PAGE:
Getting people to use your product is tough. The odds are stacked against you. People are bombarded with new apps and gadgets to try all the time that finding a way to the buyer is tough. In established business-to-business markets, the same problem exists. Major players dominate the space, and there are tons of new players trying to break in.
After talking to entrepreneurs who were able to solve this chicken and egg problem, I found similarities in how they did it. They all said it took a ton of work and luck, but doing a few things right can give your product the ignition it needs to go full stream.
Below, I've listed three pieces advice on getting early traction. Hopefully you can use these to propel your company to startup glory.
1. Fake It Until You Make It
Act like you already have a huge amount of fans for your product. Create the idea that your product is the new disruption in your industry, and you don't want the customer to miss the train.
A couple of resources that can help you do this are press and an early customer who can give your product a recommendation. For a consumer product, try finding an authoritative voice in your field to back your startup. Having them on your side will go a long way in bringing the followers on board.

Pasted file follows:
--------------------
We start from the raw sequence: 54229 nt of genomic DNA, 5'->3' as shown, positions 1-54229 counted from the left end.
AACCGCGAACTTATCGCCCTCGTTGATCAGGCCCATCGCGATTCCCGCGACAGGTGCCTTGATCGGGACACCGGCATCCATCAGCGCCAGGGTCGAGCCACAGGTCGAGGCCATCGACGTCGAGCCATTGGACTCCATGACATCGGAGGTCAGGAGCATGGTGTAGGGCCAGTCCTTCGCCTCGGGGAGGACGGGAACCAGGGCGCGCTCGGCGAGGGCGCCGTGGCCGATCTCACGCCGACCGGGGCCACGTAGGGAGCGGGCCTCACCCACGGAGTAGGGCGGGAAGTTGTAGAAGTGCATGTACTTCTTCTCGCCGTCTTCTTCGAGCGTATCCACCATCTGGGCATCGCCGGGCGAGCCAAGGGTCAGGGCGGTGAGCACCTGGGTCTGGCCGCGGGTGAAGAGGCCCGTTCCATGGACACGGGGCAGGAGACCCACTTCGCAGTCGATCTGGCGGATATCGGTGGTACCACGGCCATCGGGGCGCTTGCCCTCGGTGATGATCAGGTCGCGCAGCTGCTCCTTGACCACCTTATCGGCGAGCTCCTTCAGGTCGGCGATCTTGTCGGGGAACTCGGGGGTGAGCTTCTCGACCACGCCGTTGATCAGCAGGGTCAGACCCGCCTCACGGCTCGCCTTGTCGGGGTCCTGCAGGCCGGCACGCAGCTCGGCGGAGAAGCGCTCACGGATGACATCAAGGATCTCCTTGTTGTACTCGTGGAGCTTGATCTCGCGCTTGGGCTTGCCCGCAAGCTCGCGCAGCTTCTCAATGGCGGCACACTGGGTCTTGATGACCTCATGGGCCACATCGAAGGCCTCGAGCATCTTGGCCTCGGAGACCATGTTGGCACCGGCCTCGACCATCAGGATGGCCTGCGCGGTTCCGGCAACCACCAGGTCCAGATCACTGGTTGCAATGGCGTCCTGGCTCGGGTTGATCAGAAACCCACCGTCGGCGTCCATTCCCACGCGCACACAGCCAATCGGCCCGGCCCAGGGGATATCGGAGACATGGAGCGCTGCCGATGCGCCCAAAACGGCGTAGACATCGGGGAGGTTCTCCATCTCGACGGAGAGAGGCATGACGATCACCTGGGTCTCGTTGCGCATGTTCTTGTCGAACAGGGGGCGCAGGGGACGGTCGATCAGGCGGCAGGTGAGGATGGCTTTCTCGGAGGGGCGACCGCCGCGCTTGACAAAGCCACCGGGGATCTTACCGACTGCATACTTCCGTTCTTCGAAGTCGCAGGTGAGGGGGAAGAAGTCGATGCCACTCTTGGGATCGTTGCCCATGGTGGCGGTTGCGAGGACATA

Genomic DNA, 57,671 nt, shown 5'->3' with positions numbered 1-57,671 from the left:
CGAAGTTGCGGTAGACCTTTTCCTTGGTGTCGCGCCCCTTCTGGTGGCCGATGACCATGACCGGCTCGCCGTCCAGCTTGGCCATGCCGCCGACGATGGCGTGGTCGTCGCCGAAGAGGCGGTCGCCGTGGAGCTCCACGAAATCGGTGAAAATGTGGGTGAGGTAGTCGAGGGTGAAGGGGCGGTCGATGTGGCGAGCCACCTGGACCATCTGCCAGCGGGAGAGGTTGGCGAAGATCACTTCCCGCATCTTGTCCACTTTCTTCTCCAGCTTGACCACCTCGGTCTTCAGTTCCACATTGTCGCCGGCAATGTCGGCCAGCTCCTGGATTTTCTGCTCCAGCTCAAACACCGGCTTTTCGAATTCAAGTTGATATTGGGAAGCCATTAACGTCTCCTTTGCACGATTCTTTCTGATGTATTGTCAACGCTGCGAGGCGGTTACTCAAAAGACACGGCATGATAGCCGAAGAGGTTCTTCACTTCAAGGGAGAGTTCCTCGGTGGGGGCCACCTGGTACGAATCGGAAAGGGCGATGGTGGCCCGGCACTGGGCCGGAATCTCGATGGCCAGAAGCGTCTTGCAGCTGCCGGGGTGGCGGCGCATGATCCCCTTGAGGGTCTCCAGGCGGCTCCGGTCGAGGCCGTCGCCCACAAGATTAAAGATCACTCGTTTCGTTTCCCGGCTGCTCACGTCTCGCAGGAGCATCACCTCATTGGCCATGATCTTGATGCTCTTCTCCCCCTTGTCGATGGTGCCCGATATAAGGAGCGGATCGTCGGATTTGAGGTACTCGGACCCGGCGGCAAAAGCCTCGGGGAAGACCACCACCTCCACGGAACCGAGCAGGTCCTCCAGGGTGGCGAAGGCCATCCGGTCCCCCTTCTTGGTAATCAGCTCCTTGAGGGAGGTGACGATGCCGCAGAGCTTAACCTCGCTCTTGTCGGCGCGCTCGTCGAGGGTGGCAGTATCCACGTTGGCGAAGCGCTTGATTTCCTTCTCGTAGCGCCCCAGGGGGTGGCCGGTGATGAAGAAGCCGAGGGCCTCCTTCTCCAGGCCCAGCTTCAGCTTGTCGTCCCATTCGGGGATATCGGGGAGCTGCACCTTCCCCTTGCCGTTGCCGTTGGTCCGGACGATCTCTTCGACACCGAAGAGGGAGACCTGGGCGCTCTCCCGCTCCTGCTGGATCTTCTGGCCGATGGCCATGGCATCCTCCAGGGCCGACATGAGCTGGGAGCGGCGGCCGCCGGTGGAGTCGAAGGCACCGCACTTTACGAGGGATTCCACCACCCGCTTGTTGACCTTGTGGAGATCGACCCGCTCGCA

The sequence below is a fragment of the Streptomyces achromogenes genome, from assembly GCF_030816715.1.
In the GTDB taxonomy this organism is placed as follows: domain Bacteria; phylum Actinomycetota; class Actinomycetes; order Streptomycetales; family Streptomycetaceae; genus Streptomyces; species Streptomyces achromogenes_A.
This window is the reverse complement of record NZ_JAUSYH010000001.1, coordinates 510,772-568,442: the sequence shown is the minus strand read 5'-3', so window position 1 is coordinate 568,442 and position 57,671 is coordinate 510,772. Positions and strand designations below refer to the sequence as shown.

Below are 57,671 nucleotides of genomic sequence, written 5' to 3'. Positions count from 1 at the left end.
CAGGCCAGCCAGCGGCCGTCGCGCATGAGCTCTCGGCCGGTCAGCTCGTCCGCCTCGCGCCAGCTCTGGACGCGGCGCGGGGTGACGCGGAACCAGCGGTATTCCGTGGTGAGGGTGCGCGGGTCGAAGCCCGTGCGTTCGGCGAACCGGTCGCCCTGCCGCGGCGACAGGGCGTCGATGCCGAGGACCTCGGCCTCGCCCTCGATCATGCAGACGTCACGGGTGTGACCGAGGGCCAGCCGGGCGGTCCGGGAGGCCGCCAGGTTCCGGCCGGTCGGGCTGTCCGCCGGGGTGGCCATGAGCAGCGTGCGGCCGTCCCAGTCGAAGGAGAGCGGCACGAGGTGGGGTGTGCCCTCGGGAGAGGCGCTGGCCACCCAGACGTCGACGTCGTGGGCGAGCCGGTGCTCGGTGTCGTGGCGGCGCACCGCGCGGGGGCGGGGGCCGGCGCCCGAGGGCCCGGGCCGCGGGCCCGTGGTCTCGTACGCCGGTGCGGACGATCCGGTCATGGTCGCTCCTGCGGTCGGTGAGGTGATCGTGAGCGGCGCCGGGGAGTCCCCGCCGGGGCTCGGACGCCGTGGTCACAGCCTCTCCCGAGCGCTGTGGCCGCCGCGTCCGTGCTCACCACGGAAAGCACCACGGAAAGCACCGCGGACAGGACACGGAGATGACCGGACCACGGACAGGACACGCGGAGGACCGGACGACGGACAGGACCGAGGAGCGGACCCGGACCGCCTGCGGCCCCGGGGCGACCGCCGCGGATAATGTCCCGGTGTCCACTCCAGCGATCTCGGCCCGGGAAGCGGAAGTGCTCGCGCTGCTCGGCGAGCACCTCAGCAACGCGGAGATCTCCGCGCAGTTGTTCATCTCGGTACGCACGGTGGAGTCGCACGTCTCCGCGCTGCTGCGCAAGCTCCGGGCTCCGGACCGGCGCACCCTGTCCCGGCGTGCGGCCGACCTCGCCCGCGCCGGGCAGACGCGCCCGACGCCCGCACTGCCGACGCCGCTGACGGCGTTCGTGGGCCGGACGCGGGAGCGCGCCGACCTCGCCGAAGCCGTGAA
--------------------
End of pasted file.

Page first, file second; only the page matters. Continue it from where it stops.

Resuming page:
2. Use Free As Your Friend
Some people have told me it's never good to give out a product for free. Overtime, I've learned that it more depends on the situation. If you are in a tough market, and you have the funding, sometimes it's worthwhile to give your product away to early customers. They can help give you amazing feedback, and then endorse your product to others.
If you are able to scale the business this way and know how you can make money eventually, go for it. This will help get you the initial traction that you need early on. Of course, if you're able to charge money and get customers right off the bad that's even better. With that said, I'd rather give a product a way for free and improve it then to die slowly because I couldn't sell my version 1.
3. Do Things That Don't Scale
To get people talking about your product, you have to make the experience for them amazing. This might need personally visiting your users, sending them free swag, or calling them to thank them. While you may not be able to do this in the future, making your early customers fall in love with your product should be priority number one.
Once you figure out what made the experience with your product so special, then worry about how to scale that experience. It's more important to have ten customers love your product than having 100 customers kind of like your product. Do whatever you can for your first customer, and overtime they'll pay you back ten-fold.